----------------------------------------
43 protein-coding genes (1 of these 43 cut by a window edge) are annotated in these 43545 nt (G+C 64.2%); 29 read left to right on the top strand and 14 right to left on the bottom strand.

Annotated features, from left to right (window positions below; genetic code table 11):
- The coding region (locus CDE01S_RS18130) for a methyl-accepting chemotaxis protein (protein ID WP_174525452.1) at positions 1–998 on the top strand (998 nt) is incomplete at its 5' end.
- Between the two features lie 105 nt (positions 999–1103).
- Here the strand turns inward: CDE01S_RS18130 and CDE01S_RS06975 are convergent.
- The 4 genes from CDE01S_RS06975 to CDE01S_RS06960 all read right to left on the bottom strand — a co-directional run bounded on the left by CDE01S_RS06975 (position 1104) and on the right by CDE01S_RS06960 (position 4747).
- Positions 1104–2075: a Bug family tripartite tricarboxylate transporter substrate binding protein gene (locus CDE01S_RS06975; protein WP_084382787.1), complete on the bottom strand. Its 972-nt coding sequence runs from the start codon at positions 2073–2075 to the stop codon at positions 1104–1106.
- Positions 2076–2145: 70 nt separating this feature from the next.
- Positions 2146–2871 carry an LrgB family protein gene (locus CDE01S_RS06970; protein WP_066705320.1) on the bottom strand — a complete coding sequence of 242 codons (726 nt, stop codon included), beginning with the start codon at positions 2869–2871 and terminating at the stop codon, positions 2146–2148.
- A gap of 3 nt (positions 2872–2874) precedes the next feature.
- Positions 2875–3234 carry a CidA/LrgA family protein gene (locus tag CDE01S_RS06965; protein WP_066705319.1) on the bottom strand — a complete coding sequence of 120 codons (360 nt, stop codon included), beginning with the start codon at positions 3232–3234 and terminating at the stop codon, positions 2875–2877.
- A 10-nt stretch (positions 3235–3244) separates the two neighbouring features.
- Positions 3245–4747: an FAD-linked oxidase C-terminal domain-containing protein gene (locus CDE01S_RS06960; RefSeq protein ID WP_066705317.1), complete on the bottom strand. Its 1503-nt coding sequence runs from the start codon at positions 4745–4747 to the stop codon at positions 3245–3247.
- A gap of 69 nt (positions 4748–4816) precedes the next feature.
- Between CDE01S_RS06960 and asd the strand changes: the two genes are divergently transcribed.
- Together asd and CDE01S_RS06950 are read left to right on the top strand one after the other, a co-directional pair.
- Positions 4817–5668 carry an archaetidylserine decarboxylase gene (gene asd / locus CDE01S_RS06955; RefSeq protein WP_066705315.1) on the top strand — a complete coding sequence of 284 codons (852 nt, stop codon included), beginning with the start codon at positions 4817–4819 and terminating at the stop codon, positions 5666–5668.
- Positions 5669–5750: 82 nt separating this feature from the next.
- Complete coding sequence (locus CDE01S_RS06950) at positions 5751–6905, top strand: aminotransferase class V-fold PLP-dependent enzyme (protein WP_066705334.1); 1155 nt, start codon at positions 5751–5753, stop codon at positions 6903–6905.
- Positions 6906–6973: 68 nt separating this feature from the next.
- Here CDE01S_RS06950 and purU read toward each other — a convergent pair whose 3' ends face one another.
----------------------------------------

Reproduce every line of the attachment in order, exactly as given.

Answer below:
43 protein-coding genes (1 of these 43 cut by a window edge) are annotated in these 43545 nt (G+C 64.2%); 29 read left to right on the top strand and 14 right to left on the bottom strand.

Annotated features, from left to right (window positions below; genetic code table 11):
- The coding region (locus CDE01S_RS18130) for a methyl-accepting chemotaxis protein (protein ID WP_174525452.1) at positions 1–998 on the top strand (998 nt) is incomplete at its 5' end.
- Between the two features lie 105 nt (positions 999–1103).
- Here the strand turns inward: CDE01S_RS18130 and CDE01S_RS06975 are convergent.
- The 4 genes from CDE01S_RS06975 to CDE01S_RS06960 all read right to left on the bottom strand — a co-directional run bounded on the left by CDE01S_RS06975 (position 1104) and on the right by CDE01S_RS06960 (position 4747).
- Positions 1104–2075: a Bug family tripartite tricarboxylate transporter substrate binding protein gene (locus CDE01S_RS06975; protein WP_084382787.1), complete on the bottom strand. Its 972-nt coding sequence runs from the start codon at positions 2073–2075 to the stop codon at positions 1104–1106.
- Positions 2076–2145: 70 nt separating this feature from the next.
- Positions 2146–2871 carry an LrgB family protein gene (locus CDE01S_RS06970; protein WP_066705320.1) on the bottom strand — a complete coding sequence of 242 codons (726 nt, stop codon included), beginning with the start codon at positions 2869–2871 and terminating at the stop codon, positions 2146–2148.
- A gap of 3 nt (positions 2872–2874) precedes the next feature.
- Positions 2875–3234 carry a CidA/LrgA family protein gene (locus tag CDE01S_RS06965; protein WP_066705319.1) on the bottom strand — a complete coding sequence of 120 codons (360 nt, stop codon included), beginning with the start codon at positions 3232–3234 and terminating at the stop codon, positions 2875–2877.
- A 10-nt stretch (positions 3235–3244) separates the two neighbouring features.
- Positions 3245–4747: an FAD-linked oxidase C-terminal domain-containing protein gene (locus CDE01S_RS06960; RefSeq protein ID WP_066705317.1), complete on the bottom strand. Its 1503-nt coding sequence runs from the start codon at positions 4745–4747 to the stop codon at positions 3245–3247.
- A gap of 69 nt (positions 4748–4816) precedes the next feature.
- Between CDE01S_RS06960 and asd the strand changes: the two genes are divergently transcribed.
- Together asd and CDE01S_RS06950 are read left to right on the top strand one after the other, a co-directional pair.
- Positions 4817–5668 carry an archaetidylserine decarboxylase gene (gene asd / locus CDE01S_RS06955; RefSeq protein WP_066705315.1) on the top strand — a complete coding sequence of 284 codons (852 nt, stop codon included), beginning with the start codon at positions 4817–4819 and terminating at the stop codon, positions 5666–5668.
- Positions 5669–5750: 82 nt separating this feature from the next.
- Complete coding sequence (locus CDE01S_RS06950) at positions 5751–6905, top strand: aminotransferase class V-fold PLP-dependent enzyme (protein WP_066705334.1); 1155 nt, start codon at positions 5751–5753, stop codon at positions 6903–6905.
- Positions 6906–6973: 68 nt separating this feature from the next.
- Here CDE01S_RS06950 and purU read toward each other — a convergent pair whose 3' ends face one another.